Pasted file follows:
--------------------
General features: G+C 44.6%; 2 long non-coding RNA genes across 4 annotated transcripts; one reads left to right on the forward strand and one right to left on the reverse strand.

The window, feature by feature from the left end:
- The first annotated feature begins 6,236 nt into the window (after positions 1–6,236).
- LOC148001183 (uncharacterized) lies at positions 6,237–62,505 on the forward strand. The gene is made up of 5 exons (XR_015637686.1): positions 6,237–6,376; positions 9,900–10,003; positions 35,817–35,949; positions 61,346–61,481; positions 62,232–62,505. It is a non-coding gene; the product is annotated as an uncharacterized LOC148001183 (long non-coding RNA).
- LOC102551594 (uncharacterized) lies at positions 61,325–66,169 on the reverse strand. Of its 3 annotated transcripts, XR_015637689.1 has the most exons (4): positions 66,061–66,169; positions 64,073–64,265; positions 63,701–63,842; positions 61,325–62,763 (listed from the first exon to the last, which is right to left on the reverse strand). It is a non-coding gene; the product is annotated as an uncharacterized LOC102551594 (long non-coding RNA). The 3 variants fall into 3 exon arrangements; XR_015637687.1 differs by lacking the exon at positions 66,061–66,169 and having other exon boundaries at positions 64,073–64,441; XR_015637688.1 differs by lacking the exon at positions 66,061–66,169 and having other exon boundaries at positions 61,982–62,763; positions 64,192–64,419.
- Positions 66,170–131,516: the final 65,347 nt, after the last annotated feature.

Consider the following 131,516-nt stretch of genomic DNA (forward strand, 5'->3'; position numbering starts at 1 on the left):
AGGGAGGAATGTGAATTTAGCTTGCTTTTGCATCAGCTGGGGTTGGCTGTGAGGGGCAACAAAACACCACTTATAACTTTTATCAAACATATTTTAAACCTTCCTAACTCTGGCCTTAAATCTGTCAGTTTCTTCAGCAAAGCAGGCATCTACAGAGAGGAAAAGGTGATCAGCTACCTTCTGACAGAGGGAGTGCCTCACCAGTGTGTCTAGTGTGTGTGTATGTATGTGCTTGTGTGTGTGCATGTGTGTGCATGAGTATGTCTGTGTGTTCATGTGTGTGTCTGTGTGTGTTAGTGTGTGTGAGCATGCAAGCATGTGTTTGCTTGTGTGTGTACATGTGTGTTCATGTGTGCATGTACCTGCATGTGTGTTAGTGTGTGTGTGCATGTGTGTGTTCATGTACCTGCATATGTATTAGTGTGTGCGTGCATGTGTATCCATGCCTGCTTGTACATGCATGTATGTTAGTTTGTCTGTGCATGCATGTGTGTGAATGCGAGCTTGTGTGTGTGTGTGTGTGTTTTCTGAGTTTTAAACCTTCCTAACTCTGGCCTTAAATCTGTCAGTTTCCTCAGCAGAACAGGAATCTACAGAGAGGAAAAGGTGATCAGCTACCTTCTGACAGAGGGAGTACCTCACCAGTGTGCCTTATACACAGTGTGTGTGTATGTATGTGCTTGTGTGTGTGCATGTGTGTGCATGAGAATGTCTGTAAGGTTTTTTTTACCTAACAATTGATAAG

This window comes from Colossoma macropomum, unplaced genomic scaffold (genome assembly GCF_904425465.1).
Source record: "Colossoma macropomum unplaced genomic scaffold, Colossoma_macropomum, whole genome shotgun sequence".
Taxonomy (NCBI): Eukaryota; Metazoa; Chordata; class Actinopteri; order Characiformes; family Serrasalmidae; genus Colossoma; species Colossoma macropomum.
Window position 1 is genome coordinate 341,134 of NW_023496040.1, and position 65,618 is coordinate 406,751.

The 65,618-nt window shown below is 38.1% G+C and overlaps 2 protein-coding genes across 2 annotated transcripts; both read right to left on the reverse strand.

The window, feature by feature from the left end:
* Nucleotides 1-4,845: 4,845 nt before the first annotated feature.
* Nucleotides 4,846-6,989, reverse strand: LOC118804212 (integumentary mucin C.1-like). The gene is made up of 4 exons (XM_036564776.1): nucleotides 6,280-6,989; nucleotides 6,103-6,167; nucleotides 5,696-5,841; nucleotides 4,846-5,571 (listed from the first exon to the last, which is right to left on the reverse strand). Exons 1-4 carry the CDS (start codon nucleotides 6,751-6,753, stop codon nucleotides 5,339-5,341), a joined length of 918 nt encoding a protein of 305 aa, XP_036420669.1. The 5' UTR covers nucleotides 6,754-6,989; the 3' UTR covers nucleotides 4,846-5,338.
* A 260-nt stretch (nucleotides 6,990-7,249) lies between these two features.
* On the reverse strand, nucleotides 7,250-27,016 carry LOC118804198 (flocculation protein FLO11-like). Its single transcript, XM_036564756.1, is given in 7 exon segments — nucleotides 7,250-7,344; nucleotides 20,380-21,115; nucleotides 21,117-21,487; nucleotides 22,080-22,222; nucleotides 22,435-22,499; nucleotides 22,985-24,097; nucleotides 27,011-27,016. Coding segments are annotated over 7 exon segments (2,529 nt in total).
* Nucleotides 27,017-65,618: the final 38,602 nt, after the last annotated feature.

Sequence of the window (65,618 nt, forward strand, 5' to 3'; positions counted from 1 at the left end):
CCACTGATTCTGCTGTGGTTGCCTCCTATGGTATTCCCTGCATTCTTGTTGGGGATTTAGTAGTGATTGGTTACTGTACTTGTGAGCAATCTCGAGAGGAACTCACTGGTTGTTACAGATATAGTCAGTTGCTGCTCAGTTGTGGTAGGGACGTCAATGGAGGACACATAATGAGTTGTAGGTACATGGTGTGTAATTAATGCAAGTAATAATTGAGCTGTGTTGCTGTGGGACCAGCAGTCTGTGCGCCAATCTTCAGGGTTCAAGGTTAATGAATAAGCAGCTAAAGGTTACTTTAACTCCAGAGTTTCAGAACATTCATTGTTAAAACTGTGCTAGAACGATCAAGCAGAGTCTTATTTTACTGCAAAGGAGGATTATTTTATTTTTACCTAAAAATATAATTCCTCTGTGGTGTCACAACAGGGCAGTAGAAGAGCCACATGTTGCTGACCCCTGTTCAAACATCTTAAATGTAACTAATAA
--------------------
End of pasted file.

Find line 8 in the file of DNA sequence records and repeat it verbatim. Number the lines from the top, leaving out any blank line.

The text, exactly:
AGGGAGGAATGTGAATTTAGCTTGCTTTTGCATCAGCTGGGGTTGGCTGTGAGGGGCAACAAAACACCACTTATAACTTTTATCAAACATATTTTAAACCTTCCTAACTCTGGCCTTAAATCTGTCAGTTTCTTCAGCAAAGCAGGCATCTACAGAGAGGAAAAGGTGATCAGCTACCTTCTGACAGAGGGAGTGCCTCACCAGTGTGTCTAGTGTGTGTGTATGTATGTGCTTGTGTGTGTGCATGTGTGTGCATGAGTATGTCTGTGTGTTCATGTGTGTGTCTGTGTGTGTTAGTGTGTGTGAGCATGCAAGCATGTGTTTGCTTGTGTGTGTACATGTGTGTTCATGTGTGCATGTACCTGCATGTGTGTTAGTGTGTGTGTGCATGTGTGTGTTCATGTACCTGCATATGTATTAGTGTGTGCGTGCATGTGTATCCATGCCTGCTTGTACATGCATGTATGTTAGTTTGTCTGTGCATGCATGTGTGTGAATGCGAGCTTGTGTGTGTGTGTGTGTGTTTTCTGAGTTTTAAACCTTCCTAACTCTGGCCTTAAATCTGTCAGTTTCCTCAGCAGAACAGGAATCTACAGAGAGGAAAAGGTGATCAGCTACCTTCTGACAGAGGGAGTACCTCACCAGTGTGCCTTATACACAGTGTGTGTGTATGTATGTGCTTGTGTGTGTGCATGTGTGTGCATGAGAATGTCTGTAAGGTTTTTTTTACCTAACAATTGATAAG